China, a Godless nation had chosen a very European path as its future.
China :Scotch rocks!
<!--QuoteBegin-->QUOTE<!--QuoteEBegin-->For years the industry has predicted that the opening up of <b>China and India would reap massive rewards.</b> But until 2005 it was just that, a prediction. Now, for the first time, there is tangible evidence that these two markets are about to fulfil their potential.

<b>In just 10 years, growth in China has risen from 700,000 litres to 5.7 million, fuelled by a burgeoning middle class that have acquired a taste for whisky. </b>

At the moment the market leader is Pernod Ricard's Chivas Regal. So incensed was Walsh by this that last year he flew to Shanghai with a £20m cheque for his Chinese marketing team. <b>Johnnie Walker Black is now experiencing 85% growth a year</b><!--QuoteEnd--><!--QuoteEEnd-->

<b>Astounding Church Growth </b>

<b>Chinese love fast food, cars</b>

China — Population Growth Rate: 0.59% (2006 Est.)
India — Population Growth Rate: 1.38% (2006 Est.)

India and US - III - Guest - 03-16-2007

I hope members have seen GWADAR, HAMBANTOTA & SITWE: CHINA'S STRATEGIC TRIANGLE by B.Raman (6/3/2007)

Here is more. Some interventions on this forum (now blacked out) about SSCP may also have a relevance to the following. I will not even talk about thorium sands of Kerala too close to the ancient shoals or reef or whatever (that it is an ancient formation brought in by ocean currents + plate tectonics, there is no dispute among pleistocene researchers).

I will title this: Diego Garcia, now Trincomalee, what next? I will post below the paper without any of my own comments. k

Diego Garcia, now Trincomalee, what next close to Rameshwaram? With the transfer of the Seventh Fleet of US from Subic Bay in the Philippines, and the increasing sops offered to Bharat to take over guarding the sea-lanes between the Straits of Hormuz and Straits of Malacca, what are the strategic policy options for Bharat? Should the role be subservient to US interests? It is a pity that few people in the security analysis circles ponder on such issues.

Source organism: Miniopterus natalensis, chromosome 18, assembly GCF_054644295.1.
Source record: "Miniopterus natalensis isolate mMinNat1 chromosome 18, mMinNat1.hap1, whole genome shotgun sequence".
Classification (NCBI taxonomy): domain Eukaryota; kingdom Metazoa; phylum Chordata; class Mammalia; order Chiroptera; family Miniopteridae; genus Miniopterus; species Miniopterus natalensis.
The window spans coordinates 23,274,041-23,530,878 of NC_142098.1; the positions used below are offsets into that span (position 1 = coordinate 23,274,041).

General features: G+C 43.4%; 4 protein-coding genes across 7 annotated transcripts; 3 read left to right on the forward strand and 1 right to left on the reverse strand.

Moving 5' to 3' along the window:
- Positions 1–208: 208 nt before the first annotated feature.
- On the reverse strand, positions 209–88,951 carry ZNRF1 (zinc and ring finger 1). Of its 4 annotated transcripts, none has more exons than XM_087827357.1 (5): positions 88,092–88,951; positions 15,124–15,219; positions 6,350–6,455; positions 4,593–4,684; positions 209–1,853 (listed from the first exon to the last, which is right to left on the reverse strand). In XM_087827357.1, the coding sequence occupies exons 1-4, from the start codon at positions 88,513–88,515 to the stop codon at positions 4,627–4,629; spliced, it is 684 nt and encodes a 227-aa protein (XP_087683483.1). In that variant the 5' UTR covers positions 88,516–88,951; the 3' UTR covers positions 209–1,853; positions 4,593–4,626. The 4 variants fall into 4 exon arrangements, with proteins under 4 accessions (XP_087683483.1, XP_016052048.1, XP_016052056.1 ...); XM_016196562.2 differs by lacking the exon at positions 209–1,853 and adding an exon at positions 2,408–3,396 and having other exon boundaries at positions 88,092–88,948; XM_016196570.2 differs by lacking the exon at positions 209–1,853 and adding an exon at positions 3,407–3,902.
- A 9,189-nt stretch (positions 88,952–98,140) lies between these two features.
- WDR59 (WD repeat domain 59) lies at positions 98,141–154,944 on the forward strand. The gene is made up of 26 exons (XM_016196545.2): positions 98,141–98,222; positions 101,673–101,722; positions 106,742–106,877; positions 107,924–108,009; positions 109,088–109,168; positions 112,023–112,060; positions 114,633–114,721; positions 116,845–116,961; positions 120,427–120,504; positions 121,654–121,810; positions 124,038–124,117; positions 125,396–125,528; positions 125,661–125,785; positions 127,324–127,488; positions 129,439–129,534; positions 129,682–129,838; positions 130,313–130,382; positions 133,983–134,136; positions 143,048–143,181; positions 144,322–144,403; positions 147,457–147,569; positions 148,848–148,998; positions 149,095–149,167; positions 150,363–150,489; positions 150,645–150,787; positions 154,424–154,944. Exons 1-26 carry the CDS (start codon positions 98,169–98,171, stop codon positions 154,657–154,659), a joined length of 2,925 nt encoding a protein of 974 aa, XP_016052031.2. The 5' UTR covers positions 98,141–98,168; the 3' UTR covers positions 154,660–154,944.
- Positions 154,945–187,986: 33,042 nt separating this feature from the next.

<!--QuoteBegin-->QUOTE<!--QuoteEBegin--><b>US gets its long-sought foothold in Sri Lanka</b>

By B. Raman (Paper No. 2171 of 15 March 2007)

In a message sent to US President George Bush after the 9/11 terrorist strikes in the US, the then Sri Lankan President Chandrika Kumaratunga offered Washington "full access to the country's port, airfields and other facilities" for use in its  operations against Al Qaeda and the Taliban in Afghanistan.

2.  In March,2002, a  delegation  of US officials, led by the then Assistant Secretary of State for South Asian Affairs Christina Rocca and including US Brigadier General Timothy Ghormely, commander of the US Marine Expeditionary Brigade, visited Sri Lanka for secret talks with Ranil Wickremesinghe, the then Prime Minister, his Defence Minister Tilak Marapana and senior army officers at the Palaly army camp in the north. General Ghormely also visited Trincomalee. The next month, a four-member team of US military and legal experts secretly visited Colombo.

3 .......................<!--QuoteEnd--><!--QuoteEEnd-->

India and US - III - Guest - 03-16-2007

Kalyan Ji,

While doing some unrelated search, I had accidentally hit upon a US Navy operational directive, which says this:

<!--QuoteBegin-->QUOTE<!--QuoteEBegin-->India's Claims

Aug 76 Act No. 80  Enables government to declare waters as historic.
Jun 79 Law No. 41

Waters of Palk Bay between coast and boundary with Sri Lanka claimed as internal waters; waters of Gulf of Mannar between coast and maritime boundary claimed as historic waters.

This claim is not recognized by the United States.  U.S. conducted operational assertions in 1993 and 1994, to Gulf of Mannar claim in 1999.

May be important to the assertions you made in previous post. If you think this is relevant, please PM me your e-mail address and I will send you the document.

India and US - III - Guest - 03-20-2007

Interesting facts in these US Navy directives:

If it has right data then:

a) In past, India and Sri Lanka have tried to assert to the international community that the Palk Straight waters are 'historic' and 'internal'. Both have been united and consistent in this stand.

b) USA does not recognize this claim, has always protested against these, and considers the waters as 'international' and rejects the 'historic' claim too.